The significance of the Illinois Supreme Court’s Opinion in Walton is principally three-fold. First, at the most obvious level, Walton affirms the validity of a preemption defense for employers that have agreed to CBAs with sufficiently broad clauses to cover mandated actions that involve employer collection, storage, usage, and/or dissemination or disclosure of employee biometric identifiers and/or information. In such instances, employee claims under BIPA must proceed according to the procedures set forth in the applicable CBAs, which may include private arbitration on an individual, rather than class-wide, basis. This in turn reduces the risk of massive class damages awards from juries, such as the $228 million awarded in Rogers v. BNSF Railway Co., U.S.D.C. N.D. Ill. Case No. 19 C 3083.

Second, Walton provides a ray of hope for defendants in what has thus far been a series of plaintiff-friendly BIPA rulings from the Illinois Supreme Court. By affirming the appellate court’s decision and maintaining consistency with the Seventh Circuit’s preemption holdings in Miller and Fernandez, the Illinois Supreme Court has signaled that it will not automatically accept and agree to plaintiff interpretations of BIPA.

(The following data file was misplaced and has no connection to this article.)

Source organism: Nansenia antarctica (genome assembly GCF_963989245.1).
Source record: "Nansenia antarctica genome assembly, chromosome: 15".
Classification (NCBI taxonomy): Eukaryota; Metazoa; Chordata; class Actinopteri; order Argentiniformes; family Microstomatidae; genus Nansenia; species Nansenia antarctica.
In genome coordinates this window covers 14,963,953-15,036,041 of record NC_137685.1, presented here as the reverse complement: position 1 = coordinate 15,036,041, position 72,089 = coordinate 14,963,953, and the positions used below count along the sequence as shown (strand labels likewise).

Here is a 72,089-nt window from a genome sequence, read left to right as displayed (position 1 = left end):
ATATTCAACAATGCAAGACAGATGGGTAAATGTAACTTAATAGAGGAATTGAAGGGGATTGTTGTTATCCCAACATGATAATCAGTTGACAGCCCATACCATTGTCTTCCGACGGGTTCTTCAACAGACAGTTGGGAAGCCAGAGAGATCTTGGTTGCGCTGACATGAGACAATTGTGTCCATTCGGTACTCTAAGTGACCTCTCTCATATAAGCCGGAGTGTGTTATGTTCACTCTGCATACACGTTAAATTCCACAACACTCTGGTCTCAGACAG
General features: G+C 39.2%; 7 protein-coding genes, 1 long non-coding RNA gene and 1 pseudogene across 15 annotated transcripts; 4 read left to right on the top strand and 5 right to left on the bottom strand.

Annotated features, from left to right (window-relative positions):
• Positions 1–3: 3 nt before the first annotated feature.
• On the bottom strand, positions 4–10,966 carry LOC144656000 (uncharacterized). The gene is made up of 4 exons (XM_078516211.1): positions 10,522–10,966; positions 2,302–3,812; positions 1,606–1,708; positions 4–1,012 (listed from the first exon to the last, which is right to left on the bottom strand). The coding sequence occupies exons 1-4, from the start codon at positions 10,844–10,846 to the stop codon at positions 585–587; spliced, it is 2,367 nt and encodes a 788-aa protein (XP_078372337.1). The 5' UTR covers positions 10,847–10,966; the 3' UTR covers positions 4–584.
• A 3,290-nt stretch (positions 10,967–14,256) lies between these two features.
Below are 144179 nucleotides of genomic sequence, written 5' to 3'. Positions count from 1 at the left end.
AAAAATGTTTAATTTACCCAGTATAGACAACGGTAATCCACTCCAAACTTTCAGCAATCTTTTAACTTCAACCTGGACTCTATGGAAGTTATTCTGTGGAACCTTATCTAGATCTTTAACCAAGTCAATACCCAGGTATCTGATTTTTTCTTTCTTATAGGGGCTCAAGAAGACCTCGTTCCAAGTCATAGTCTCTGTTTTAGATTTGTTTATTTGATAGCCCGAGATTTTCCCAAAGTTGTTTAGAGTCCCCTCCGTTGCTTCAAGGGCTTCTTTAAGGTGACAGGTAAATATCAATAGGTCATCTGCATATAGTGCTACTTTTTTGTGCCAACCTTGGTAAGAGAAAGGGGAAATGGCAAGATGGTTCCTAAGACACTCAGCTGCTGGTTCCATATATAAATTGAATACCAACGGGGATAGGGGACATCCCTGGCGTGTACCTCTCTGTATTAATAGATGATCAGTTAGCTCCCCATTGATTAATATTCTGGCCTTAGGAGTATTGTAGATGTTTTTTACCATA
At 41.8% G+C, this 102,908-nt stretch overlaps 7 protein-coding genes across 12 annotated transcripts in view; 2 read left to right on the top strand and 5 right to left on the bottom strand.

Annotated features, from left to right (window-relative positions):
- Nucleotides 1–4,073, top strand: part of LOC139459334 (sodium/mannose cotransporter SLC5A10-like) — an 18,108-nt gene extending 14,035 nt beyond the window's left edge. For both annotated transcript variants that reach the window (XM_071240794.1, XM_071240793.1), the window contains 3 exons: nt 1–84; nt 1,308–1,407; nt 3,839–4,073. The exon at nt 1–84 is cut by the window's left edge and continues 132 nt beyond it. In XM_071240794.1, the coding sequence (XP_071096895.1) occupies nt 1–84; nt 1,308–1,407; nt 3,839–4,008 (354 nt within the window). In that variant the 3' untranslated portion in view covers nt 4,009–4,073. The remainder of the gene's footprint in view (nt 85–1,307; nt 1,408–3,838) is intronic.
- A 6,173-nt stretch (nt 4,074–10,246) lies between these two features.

Third, Walton further clarifies the landscape necessary for employer assessment of risk with respect to potential BIPA liability. After Walton, private parties now have three definitive rulings from the Illinois Supreme Court this year to further guide them:

  1. Tims v. Black Horse Carriers, Inc., 2023 IL 127801,¶ 42 (Feb. 2, 2023) provides that “the five-year limitations period . . . controls claims under [BIPA].”
  2. Cothron v. White Castle Sys., Inc., 2023 IL 128004, ¶ 45 (Feb. 17, 2023) teaches that “a claim accrues under [Sections 15(b) and (d) of BIPA] with every scan or transmission of biometric identifiers or biometric information without prior informed consent.”
  3. Walton v. Roosevelt University, 2023 IL 128338, ¶ 31 (Mar. 23, 2023) affirms that BIPA claims cannot be litigated in court on a class-wide basis where a CBA applies and sets forth specific alternative grievance procedures.

Steps You Can Take To Mitigate Risk

In light of Walton and other BIPA jurisprudence, if your company collects, stores, uses, discloses, and/or disseminates biometric information from employees in Illinois, there are several steps your company can and should take right now to mitigate exposure to potentially significant damages under BIPA. These include:

(1) Consult with legal professionals and advisors experienced with BIPA compliance and emerging case law;